WASHINGTON – The House will vote on legislation Wednesday to make June 19, or Juneteenth, a federal holiday — just one day after the Senate passed the legislation.
The Juneteenth National Independence Day Act would grant every federal employee a day off to commemorate June 19, 1865, the day enslaved people in Galveston, Texas, discovered President Abraham Lincoln’s Emancipation Proclamation freed enslaved African Americans in rebel states 2½ years earlier. The day is also known as Freedom Day or Emancipation Day.
House Majority Leader Steny Hoyer, D-Md., announced the House would take up the legislation.
More:Senate passes bill to make Juneteenth a federal holiday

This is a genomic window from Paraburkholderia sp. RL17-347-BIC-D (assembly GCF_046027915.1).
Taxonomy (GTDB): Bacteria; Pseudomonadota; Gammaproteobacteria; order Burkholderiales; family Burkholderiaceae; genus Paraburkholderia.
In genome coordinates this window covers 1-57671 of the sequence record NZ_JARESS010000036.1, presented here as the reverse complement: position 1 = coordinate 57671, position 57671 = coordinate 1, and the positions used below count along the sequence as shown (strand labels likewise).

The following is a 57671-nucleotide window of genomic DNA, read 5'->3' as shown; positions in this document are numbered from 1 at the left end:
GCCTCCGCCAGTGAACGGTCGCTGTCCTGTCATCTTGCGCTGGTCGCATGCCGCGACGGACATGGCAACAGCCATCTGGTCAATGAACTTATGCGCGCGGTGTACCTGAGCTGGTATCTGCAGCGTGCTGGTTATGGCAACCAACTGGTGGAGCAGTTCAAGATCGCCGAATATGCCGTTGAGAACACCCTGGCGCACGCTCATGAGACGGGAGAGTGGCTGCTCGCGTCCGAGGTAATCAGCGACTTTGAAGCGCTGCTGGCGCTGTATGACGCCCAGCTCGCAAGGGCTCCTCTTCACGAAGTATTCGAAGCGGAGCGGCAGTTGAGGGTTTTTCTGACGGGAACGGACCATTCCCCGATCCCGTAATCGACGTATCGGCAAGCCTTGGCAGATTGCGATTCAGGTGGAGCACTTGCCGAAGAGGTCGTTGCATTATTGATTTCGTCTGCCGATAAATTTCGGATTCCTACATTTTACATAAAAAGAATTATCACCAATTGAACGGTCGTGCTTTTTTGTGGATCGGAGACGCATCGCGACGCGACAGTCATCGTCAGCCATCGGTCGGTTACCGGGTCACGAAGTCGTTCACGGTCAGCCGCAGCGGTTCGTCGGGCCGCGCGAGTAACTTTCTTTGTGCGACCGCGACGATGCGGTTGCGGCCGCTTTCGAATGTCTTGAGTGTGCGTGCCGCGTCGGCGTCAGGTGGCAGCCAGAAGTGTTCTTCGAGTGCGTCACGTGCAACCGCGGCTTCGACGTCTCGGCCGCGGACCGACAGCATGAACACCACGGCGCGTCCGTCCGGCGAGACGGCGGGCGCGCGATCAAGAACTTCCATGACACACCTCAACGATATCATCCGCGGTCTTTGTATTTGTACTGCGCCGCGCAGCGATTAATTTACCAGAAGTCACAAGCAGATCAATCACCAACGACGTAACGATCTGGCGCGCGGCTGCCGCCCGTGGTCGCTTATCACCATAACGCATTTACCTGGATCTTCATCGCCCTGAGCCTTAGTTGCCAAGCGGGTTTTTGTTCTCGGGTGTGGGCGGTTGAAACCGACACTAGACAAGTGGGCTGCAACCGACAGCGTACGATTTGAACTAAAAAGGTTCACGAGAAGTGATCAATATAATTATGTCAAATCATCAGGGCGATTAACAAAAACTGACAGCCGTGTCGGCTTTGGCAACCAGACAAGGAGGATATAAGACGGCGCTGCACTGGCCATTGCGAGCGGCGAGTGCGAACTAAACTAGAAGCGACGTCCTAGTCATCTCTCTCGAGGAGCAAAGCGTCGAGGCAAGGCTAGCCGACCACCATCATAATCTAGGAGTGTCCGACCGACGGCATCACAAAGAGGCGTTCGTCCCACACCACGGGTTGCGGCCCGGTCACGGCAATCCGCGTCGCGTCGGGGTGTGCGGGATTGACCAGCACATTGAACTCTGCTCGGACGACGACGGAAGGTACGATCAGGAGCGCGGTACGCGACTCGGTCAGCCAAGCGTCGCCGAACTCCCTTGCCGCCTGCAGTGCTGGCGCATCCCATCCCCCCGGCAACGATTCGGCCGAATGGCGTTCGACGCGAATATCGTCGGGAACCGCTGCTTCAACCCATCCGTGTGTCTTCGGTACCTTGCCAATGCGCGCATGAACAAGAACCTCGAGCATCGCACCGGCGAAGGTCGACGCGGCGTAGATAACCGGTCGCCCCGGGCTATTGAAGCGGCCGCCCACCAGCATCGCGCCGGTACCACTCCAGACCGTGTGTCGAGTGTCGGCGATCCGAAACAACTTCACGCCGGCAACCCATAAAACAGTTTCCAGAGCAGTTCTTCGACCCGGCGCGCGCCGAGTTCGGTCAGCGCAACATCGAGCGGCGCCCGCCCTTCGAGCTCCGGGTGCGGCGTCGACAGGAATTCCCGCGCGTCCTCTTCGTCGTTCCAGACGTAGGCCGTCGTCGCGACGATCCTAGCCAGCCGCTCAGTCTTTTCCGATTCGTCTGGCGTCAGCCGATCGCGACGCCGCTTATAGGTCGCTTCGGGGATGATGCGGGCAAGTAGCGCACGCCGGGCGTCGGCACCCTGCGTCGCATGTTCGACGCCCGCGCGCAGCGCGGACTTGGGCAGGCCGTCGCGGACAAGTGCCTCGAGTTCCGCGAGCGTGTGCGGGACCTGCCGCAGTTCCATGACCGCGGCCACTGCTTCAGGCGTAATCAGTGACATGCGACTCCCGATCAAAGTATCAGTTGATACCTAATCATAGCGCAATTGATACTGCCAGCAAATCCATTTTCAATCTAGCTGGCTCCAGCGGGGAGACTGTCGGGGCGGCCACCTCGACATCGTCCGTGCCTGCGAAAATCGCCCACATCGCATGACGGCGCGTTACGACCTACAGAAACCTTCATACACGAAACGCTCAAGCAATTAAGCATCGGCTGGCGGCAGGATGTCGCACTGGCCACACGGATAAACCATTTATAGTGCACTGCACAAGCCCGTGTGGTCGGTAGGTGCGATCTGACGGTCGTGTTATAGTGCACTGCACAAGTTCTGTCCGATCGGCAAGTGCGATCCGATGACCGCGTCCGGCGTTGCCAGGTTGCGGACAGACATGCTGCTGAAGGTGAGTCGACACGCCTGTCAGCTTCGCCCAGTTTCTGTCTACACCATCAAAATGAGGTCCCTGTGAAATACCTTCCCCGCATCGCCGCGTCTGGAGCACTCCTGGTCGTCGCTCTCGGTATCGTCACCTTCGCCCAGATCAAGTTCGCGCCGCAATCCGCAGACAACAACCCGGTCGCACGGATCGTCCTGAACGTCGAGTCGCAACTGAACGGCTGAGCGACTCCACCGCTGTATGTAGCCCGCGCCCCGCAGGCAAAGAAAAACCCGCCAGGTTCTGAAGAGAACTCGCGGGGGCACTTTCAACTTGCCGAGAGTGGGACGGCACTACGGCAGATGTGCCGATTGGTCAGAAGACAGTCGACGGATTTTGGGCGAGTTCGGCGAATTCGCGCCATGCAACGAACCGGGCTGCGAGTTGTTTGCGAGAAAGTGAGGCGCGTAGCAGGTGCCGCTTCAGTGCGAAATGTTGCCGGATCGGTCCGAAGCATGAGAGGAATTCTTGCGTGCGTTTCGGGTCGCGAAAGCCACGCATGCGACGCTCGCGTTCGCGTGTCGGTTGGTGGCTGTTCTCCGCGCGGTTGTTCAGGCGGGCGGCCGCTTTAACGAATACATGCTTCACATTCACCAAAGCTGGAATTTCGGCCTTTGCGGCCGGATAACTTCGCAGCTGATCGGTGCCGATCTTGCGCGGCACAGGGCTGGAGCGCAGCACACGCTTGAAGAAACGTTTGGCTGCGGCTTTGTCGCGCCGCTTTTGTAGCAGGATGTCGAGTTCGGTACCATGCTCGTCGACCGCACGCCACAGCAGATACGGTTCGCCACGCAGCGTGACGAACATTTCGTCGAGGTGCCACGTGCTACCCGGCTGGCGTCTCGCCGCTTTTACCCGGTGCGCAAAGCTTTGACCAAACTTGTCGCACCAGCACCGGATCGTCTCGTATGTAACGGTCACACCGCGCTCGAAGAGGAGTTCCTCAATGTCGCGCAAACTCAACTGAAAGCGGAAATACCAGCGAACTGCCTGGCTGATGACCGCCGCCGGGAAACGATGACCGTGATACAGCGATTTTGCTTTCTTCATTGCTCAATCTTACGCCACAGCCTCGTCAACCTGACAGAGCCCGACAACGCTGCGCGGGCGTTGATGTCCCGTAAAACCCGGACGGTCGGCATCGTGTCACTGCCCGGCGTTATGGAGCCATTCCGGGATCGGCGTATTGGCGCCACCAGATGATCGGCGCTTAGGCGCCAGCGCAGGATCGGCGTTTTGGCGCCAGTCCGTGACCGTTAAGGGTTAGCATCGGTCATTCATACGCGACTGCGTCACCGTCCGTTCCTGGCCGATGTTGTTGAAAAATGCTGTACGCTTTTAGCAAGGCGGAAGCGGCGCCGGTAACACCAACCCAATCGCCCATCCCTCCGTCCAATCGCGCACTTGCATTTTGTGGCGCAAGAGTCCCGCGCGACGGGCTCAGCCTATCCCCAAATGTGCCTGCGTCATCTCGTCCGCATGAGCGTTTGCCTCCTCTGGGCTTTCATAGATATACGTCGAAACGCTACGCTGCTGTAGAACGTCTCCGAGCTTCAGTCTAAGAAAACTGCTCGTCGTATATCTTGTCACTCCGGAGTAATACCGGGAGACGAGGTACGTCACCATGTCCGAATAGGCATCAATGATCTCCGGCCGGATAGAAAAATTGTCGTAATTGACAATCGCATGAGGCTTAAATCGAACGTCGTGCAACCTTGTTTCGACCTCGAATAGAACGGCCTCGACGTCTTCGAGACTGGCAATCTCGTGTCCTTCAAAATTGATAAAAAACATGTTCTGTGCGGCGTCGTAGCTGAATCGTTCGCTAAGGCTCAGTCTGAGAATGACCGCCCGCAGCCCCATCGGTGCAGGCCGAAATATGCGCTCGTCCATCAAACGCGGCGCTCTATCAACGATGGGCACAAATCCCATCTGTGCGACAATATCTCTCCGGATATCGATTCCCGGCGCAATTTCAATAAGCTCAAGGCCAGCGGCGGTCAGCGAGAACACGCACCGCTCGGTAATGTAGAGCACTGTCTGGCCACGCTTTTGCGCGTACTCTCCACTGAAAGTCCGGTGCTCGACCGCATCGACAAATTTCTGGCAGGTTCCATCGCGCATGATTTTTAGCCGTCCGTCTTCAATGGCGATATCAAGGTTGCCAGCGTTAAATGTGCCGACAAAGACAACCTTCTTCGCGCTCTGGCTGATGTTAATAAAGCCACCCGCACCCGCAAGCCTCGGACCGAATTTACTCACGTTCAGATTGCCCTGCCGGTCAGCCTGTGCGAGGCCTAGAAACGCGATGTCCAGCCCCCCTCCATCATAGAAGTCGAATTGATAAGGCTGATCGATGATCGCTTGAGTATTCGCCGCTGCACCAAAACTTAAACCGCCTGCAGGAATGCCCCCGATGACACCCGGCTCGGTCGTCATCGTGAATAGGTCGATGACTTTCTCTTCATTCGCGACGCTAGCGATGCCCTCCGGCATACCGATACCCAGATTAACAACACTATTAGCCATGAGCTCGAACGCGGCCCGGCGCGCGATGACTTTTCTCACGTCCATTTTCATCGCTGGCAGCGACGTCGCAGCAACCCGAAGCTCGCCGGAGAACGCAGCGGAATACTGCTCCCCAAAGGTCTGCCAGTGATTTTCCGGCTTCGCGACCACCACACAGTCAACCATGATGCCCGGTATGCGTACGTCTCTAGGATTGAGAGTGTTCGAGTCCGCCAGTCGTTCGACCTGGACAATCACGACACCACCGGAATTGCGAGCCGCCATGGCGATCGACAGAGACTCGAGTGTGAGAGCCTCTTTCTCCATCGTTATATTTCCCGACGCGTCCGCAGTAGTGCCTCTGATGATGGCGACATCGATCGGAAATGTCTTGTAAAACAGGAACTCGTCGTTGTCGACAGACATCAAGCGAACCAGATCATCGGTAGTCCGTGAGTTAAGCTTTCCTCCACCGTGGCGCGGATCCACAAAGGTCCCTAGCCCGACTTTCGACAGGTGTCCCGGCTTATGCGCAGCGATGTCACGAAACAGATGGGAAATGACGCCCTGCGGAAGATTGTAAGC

If it passes the House, it will be sent to President Joe Biden’s desk just days before the Juneteenth holiday Saturday.
Sens. Ed Markey, D-Mass., Tina Smith, D-Minn., Cory Booker, D-N.J., John Cornyn, R-Texas, and Rep. Sheila Jackson Lee, D-Texas, spearheaded the legislation, and reintroduced the bill in February.
Markey had introduced it last June in the wake of the high-profile killings of George Floyd, Ahmaud Arbery and Breonna Taylor – all Black people who died at the hands of police or armed white citizens. The 2020 bill did not progress to a vote.
Contributing: Chelsey Cox, Matthew Brown